Boothby, a former Belknap County commissioner, picked up a big endorsement Friday: House Minority Leader Gene Chandler, the longtime GOP representative from Bartlett.

“The people in my district expect top-notch constituent service, regardless of the office,” Chandler said in a statement. “Christopher is the person to deliver that service.”

Still, don’t count out Kenney, a former state legislator and the 2008 Republican nominee for governor, or Aldrich, a former congressional aide.

Short takes

∎ George Bruno, the former state Democratic Party chairman and U.S. ambassador to Belize, has won this year’s Daniel Webster International Lawyer Award from the International Law Section of the New Hampshire Bar Association.

∎ Jim Merrill is the New Hampshire Republican Party’s new finance chairman, pending approval from the party’s executive committee, Chairwoman Jennifer Horn announced last week.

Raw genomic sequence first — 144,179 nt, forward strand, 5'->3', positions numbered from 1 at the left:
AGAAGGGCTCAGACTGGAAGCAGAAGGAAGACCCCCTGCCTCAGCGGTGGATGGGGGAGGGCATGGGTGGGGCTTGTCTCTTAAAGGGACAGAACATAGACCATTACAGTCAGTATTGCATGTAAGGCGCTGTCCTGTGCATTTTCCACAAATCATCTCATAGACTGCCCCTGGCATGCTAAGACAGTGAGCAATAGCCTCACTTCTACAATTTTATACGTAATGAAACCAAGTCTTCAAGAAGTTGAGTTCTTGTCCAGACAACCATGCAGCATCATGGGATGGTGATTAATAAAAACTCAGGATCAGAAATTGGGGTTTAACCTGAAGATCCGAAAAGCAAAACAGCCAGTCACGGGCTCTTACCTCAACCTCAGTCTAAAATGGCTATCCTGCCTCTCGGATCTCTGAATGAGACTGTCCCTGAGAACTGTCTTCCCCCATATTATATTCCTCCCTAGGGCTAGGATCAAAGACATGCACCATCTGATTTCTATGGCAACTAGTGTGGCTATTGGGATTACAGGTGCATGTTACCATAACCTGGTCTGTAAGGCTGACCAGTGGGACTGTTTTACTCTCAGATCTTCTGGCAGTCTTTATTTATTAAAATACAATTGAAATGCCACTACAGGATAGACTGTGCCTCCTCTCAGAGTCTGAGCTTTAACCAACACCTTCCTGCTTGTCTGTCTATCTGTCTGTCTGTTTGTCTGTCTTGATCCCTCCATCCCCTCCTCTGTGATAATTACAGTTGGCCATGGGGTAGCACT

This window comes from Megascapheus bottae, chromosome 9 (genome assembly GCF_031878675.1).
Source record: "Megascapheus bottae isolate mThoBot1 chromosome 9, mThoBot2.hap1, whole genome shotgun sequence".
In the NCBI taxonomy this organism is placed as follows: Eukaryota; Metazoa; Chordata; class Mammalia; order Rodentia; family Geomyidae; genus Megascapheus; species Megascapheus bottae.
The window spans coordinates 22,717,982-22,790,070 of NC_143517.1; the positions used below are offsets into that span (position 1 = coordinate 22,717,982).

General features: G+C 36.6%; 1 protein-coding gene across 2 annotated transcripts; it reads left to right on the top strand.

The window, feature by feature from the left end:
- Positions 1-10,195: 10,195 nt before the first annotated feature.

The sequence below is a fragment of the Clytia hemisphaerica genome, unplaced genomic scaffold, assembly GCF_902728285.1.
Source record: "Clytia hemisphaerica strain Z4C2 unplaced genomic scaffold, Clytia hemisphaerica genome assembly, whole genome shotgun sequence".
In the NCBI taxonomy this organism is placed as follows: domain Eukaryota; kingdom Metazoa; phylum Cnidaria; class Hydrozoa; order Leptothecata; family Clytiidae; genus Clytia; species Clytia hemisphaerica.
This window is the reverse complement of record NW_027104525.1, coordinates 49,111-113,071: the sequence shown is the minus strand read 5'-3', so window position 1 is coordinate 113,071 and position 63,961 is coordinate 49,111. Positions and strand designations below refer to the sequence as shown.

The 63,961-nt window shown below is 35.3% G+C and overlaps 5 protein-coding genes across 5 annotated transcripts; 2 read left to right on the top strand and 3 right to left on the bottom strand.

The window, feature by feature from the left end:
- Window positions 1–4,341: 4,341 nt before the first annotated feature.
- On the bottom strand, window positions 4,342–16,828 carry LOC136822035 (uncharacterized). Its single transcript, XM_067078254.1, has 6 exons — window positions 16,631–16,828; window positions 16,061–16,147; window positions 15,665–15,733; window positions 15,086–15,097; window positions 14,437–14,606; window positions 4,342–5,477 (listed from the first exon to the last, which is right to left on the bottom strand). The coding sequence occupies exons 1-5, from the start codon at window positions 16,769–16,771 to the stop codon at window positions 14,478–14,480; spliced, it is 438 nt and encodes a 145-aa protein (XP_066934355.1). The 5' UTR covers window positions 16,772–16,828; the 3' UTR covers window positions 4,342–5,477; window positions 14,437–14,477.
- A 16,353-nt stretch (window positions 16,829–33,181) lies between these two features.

∎ Democrat Harold Janeway and Republican Steve Duprey were introduced last week as the new frontmen for two anti-casino advocacy groups, Casino Free New Hampshire and the Granite State Coalition Against Expanded Gambling, as they gear up for 2014.

∎ Grant Bosse is the new majority caucus director at the state Senate, taking over from Tom Cronin, who became Senate communications director in September. Bosse (who’s ending his Sunday Monitor column) also is working for 1st District GOP congressional candidate Dan Innis.

∎ The public memorial service for Ray Burton, who died Nov. 12 after 35 years on the Executive Council, will be held Saturday, 1 p.m., at Plymouth State University.

∎ The Executive Council last week accepted Margaret Fulton’s resignation as assistant commissioner of the Department of Revenue Administration. Gov. Maggie Hassan has nominated Kathryn Skouteris, the DRA’s revenue counsel, as her replacement.

(Ben Leubsdorf can be reached at 369-3307 or bleubsdorf@cmonitor.com or on Twitter @BenLeubsdorf.)